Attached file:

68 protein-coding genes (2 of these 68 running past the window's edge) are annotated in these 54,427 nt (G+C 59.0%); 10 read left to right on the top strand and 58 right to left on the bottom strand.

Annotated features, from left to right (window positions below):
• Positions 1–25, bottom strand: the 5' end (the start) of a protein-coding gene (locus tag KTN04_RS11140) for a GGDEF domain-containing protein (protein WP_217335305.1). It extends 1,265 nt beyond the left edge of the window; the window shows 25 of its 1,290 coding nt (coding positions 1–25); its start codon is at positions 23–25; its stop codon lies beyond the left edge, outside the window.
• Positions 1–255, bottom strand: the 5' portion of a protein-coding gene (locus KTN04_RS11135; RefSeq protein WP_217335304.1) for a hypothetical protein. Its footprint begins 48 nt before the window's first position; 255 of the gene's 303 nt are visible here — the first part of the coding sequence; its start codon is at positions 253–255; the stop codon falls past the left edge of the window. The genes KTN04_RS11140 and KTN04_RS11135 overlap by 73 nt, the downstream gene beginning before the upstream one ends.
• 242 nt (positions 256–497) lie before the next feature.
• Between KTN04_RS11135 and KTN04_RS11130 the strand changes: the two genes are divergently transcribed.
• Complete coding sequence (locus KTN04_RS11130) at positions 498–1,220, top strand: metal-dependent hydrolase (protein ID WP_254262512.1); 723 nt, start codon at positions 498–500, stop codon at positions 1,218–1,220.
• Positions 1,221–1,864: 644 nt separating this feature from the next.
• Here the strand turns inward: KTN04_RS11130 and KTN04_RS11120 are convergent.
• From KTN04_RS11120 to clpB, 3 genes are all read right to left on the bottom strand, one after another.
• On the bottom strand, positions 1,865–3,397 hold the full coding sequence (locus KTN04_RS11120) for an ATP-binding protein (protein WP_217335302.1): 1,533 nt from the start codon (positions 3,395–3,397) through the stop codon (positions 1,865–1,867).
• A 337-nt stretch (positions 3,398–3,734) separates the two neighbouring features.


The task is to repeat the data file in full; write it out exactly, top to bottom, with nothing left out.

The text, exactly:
68 protein-coding genes (2 of these 68 running past the window's edge) are annotated in these 54,427 nt (G+C 59.0%); 10 read left to right on the top strand and 58 right to left on the bottom strand.

Annotated features, from left to right (window positions below):
• Positions 1–25, bottom strand: the 5' end (the start) of a protein-coding gene (locus tag KTN04_RS11140) for a GGDEF domain-containing protein (protein WP_217335305.1). It extends 1,265 nt beyond the left edge of the window; the window shows 25 of its 1,290 coding nt (coding positions 1–25); its start codon is at positions 23–25; its stop codon lies beyond the left edge, outside the window.
• Positions 1–255, bottom strand: the 5' portion of a protein-coding gene (locus KTN04_RS11135; RefSeq protein WP_217335304.1) for a hypothetical protein. Its footprint begins 48 nt before the window's first position; 255 of the gene's 303 nt are visible here — the first part of the coding sequence; its start codon is at positions 253–255; the stop codon falls past the left edge of the window. The genes KTN04_RS11140 and KTN04_RS11135 overlap by 73 nt, the downstream gene beginning before the upstream one ends.
• 242 nt (positions 256–497) lie before the next feature.
• Between KTN04_RS11135 and KTN04_RS11130 the strand changes: the two genes are divergently transcribed.
• Complete coding sequence (locus KTN04_RS11130) at positions 498–1,220, top strand: metal-dependent hydrolase (protein ID WP_254262512.1); 723 nt, start codon at positions 498–500, stop codon at positions 1,218–1,220.
• Positions 1,221–1,864: 644 nt separating this feature from the next.
• Here the strand turns inward: KTN04_RS11130 and KTN04_RS11120 are convergent.
• From KTN04_RS11120 to clpB, 3 genes are all read right to left on the bottom strand, one after another.
• On the bottom strand, positions 1,865–3,397 hold the full coding sequence (locus KTN04_RS11120) for an ATP-binding protein (protein WP_217335302.1): 1,533 nt from the start codon (positions 3,395–3,397) through the stop codon (positions 1,865–1,867).
• A 337-nt stretch (positions 3,398–3,734) separates the two neighbouring features.